Next, let's explore what other investors think about Titanium Metals. We love the contrarian view here at Fool.com, but we don't mind cheating off of our neighbors every once in a while. For this, we'll examine two metrics: Motley Fool CAPS ratings and short interest. The former tells us how Fool.com's 170,000-strong community of individual analysts rate the stock. The latter shows what proportion of investors are betting that the stock will fall. I'm including other peer companies once again for context.

Company

CAPS Rating (out of 5)

Short Interest (% of float)

Titanium Metals

4

7.8

Allegheny Technologies

4

12.9

RTI International Metals

4

6.3

Carpenter Technology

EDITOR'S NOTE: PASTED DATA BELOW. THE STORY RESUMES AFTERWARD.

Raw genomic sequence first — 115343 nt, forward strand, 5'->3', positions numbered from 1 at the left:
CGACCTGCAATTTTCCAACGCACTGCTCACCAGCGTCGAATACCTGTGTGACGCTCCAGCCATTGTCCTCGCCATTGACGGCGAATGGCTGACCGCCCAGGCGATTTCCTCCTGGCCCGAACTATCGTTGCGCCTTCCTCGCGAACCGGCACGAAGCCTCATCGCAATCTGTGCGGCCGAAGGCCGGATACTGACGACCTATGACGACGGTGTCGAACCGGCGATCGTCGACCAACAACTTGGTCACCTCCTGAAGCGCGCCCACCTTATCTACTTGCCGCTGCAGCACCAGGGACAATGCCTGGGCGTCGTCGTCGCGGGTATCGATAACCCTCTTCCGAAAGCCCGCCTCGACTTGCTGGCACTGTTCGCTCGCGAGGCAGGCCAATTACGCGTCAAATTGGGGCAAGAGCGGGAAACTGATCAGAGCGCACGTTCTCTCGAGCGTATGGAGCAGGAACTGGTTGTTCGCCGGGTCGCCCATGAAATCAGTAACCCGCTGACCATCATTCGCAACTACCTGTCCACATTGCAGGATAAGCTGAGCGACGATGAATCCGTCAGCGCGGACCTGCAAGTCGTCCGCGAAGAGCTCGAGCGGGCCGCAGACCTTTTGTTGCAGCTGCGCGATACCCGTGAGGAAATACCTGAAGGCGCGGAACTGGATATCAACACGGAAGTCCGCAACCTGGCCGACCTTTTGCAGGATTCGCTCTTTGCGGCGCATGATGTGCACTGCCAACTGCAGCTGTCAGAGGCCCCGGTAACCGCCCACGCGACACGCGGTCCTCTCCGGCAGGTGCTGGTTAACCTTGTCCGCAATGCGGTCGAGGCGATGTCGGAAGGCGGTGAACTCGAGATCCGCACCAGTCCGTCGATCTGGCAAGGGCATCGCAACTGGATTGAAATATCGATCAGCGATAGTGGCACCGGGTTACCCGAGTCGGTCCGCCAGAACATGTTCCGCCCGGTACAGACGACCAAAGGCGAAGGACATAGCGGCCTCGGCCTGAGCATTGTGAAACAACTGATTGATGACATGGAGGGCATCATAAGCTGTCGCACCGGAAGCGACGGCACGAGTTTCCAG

5

1.5

Source: Capital IQ, a division of Standard & Poor's.

The Fool community is rather bullish on Titanium Metals. We typically like to see our stocks rated at four or five stars. Anything below that is a less-than-bullish indicator. I highly recommend you visit Titanium Metals' stock pitch page to see the verbatim reasons behind the ratings.

Here, short interest is at a high 7.8%. This typically indicates that large institutional investors are betting against the stock.

Now, let's study Titanium Metals' debt situation, with a little help from the debt-to-equity ratio. This metric tells us how much debt the company's taken on, relative to its overall capital structure.


Source: Capital IQ, a division of Standard & Poor's.

Titanium Metals has done a good job of reducing its debt to zero over the past five years.